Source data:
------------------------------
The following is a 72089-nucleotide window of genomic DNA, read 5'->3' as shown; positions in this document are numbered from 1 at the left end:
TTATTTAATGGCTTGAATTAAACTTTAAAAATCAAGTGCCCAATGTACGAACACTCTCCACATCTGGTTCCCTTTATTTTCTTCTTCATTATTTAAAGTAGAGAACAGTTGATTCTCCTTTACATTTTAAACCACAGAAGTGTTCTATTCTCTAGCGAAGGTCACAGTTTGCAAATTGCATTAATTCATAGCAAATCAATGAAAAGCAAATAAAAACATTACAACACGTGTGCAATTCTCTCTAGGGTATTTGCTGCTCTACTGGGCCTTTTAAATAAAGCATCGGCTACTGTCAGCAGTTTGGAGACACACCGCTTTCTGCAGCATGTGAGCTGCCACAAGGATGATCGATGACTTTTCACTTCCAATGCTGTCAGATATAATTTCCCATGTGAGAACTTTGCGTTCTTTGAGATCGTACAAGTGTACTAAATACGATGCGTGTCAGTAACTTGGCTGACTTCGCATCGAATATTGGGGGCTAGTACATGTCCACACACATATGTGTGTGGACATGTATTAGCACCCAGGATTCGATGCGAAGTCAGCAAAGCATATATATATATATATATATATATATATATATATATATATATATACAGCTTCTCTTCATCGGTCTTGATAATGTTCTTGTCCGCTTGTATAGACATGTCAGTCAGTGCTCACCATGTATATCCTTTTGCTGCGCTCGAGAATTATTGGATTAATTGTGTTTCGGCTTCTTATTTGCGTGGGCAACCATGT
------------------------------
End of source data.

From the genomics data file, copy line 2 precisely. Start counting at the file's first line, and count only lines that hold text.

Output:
TTATTTAATGGCTTGAATTAAACTTTAAAAATCAAGTGCCCAATGTACGAACACTCTCCACATCTGGTTCCCTTTATTTTCTTCTTCATTATTTAAAGTAGAGAACAGTTGATTCTCCTTTACATTTTAAACCACAGAAGTGTTCTATTCTCTAGCGAAGGTCACAGTTTGCAAATTGCATTAATTCATAGCAAATCAATGAAAAGCAAATAAAAACATTACAACACGTGTGCAATTCTCTCTAGGGTATTTGCTGCTCTACTGGGCCTTTTAAATAAAGCATCGGCTACTGTCAGCAGTTTGGAGACACACCGCTTTCTGCAGCATGTGAGCTGCCACAAGGATGATCGATGACTTTTCACTTCCAATGCTGTCAGATATAATTTCCCATGTGAGAACTTTGCGTTCTTTGAGATCGTACAAGTGTACTAAATACGATGCGTGTCAGTAACTTGGCTGACTTCGCATCGAATATTGGGGGCTAGTACATGTCCACACACATATGTGTGTGGACATGTATTAGCACCCAGGATTCGATGCGAAGTCAGCAAAGCATATATATATATATATATATATATATATATATATATATATATATACAGCTTCTCTTCATCGGTCTTGATAATGTTCTTGTCCGCTTGTATAGACATGTCAGTCAGTGCTCACCATGTATATCCTTTTGCTGCGCTCGAGAATTATTGGATTAATTGTGTTTCGGCTTCTTATTTGCGTGGGCAACCATGT